Colorado bad faith statutes provide protections to insureds when an insurance company unreasonably delays or denies an insurance claim. The statutes specifically provide that “a person engaged in the business of insurance shall not unreasonably delay or deny payment of a claim for benefits owed to or on behalf of any first-party claimant.”1 The statutes also provide a remedy when payment of owed insurance benefits is unreasonably delayed or denied.2
However, in Canady v. Nationwide Affinity Insurance Company, the Federal District of Colorado has provided that a claim of statutory bad faith requires that “an insured must have a good and sufficient basis in fact and law” to pursue that remedy.3 Just as my high school math teacher used to preach to my class, “you have to show your work.”
Do I have a claim for Unreasonable Delay or Unreasonable Denial?
Insurance claims sometimes take a frustratingly long period of time to complete. However, a long claim process does not by itself show that an insured’s claim was unreasonably delayed or denied. Claims of unreasonable delay or denial require insureds to challenge their insurance company’s mistakes, inadequate estimates or claims payments, or improper claim denials.
In Canady,4 the insureds filed an insurance claim for hail damage to the roof of their home in Aurora, Colorado. Nationwide provided an estimate to the insureds which paid to spot repair, not replace, their roof. The insureds disputed Nationwide’s position as they believed roof replacement was required for a number of reasons. However, according to the court order, the insureds had not presented this issue to Nationwide prior to filing suit. Without first communicating that they were disputing Nationwide’s estimate, the insureds claimed that Nationwide unreasonably delayed coverage by not providing for roof replacement.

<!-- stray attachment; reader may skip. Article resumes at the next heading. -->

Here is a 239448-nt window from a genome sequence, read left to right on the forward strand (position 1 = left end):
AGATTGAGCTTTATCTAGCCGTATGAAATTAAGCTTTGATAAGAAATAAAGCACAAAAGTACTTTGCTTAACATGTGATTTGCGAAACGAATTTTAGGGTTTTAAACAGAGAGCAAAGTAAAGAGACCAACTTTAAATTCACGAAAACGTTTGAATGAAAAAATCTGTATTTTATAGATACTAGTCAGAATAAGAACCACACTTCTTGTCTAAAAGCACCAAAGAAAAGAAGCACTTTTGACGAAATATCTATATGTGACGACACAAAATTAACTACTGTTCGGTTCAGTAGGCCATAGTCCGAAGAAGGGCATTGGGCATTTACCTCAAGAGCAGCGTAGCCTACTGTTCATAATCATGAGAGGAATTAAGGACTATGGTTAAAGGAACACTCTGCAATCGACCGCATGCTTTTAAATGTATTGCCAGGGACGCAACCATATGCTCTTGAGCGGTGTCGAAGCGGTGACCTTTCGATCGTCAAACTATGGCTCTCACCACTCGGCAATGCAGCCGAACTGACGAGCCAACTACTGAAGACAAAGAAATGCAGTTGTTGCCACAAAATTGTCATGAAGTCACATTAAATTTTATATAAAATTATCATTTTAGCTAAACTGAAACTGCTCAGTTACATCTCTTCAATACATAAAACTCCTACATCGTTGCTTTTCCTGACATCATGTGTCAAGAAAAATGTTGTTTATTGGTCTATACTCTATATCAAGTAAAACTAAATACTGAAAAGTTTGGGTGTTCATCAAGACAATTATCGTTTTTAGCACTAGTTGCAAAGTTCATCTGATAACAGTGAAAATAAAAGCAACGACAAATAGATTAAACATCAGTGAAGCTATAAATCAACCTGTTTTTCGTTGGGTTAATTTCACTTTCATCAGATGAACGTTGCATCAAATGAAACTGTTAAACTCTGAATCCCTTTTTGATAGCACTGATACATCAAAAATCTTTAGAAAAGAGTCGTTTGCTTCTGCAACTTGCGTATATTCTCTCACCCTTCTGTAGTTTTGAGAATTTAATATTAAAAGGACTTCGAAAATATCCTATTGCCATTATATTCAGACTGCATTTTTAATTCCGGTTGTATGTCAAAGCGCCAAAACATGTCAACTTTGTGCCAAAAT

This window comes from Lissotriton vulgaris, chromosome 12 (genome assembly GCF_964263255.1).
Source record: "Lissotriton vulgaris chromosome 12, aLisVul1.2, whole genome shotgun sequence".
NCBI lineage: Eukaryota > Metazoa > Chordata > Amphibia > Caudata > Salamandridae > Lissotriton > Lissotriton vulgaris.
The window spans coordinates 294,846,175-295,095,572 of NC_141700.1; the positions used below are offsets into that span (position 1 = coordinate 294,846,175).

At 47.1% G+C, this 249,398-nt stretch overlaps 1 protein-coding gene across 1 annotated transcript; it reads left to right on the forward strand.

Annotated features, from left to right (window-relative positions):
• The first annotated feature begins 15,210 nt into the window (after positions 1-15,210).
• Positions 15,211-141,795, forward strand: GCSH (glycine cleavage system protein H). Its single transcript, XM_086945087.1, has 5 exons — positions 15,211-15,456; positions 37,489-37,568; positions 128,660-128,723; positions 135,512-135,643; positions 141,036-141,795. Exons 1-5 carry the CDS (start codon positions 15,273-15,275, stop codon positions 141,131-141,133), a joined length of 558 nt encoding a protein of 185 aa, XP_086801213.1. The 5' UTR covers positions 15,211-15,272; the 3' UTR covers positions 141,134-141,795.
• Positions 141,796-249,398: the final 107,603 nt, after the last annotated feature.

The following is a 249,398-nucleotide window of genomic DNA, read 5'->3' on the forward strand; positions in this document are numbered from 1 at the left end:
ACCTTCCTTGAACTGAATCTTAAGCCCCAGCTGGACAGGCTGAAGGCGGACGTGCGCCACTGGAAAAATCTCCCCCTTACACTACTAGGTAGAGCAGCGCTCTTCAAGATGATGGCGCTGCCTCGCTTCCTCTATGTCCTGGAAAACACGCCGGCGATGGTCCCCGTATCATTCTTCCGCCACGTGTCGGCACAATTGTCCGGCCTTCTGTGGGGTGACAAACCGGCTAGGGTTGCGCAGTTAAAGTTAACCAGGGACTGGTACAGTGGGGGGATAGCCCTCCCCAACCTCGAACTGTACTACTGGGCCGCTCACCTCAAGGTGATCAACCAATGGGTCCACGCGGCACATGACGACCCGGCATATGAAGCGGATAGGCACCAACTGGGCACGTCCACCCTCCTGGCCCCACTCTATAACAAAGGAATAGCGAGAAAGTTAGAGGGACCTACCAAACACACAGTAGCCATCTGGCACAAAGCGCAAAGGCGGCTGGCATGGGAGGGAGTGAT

While the court did not disagree that the insureds may be owed additional coverage for their roof, the court determined the insureds had not presented enough facts to support a claim for unreasonable delay as the insureds could not detail how they had disputed the Nationwide’s position prior to filing a lawsuit. For instance, while the lawsuit claimed the roof repair was impossible because the roofing tiles covering their roof were discontinued, national and local code and Building Department requirements, and manufacturer’s installation requirements also made full roof replacement necessary, the insureds had not presented these disputes to Nationwide prior to filing suit. The court determined that by not presenting these disputes prior to filing suit, the insureds had not fully demonstrated the unreasonableness of Nationwide’s claim decision. In other words, although Nationwide presented a flawed estimate for the insureds’ roof, because the insureds had not shown their work prior to filing a lawsuit, they could not sufficiently demonstrate how Nationwide had unreasonably delayed or denied their claim.
Canady is a good reminder that in pursuing a claim for unreasonable delay or denial under the Colorado state statutes, it is vital for insureds to communicate to their insurance company the flaws and mistakes they have identified during the claim adjustment process prior to filing a lawsuit.
1 Colo. Rev. Stat. § 10-3-1115(1)(a).
2 Colo. Rev. Stat. § 10-3-1116.
3 Canady v. Nationwide Affinity Ins. Co. of America, No. 19-344, 2020 WL 376494 (D. Colo. Jan. 23, 2020).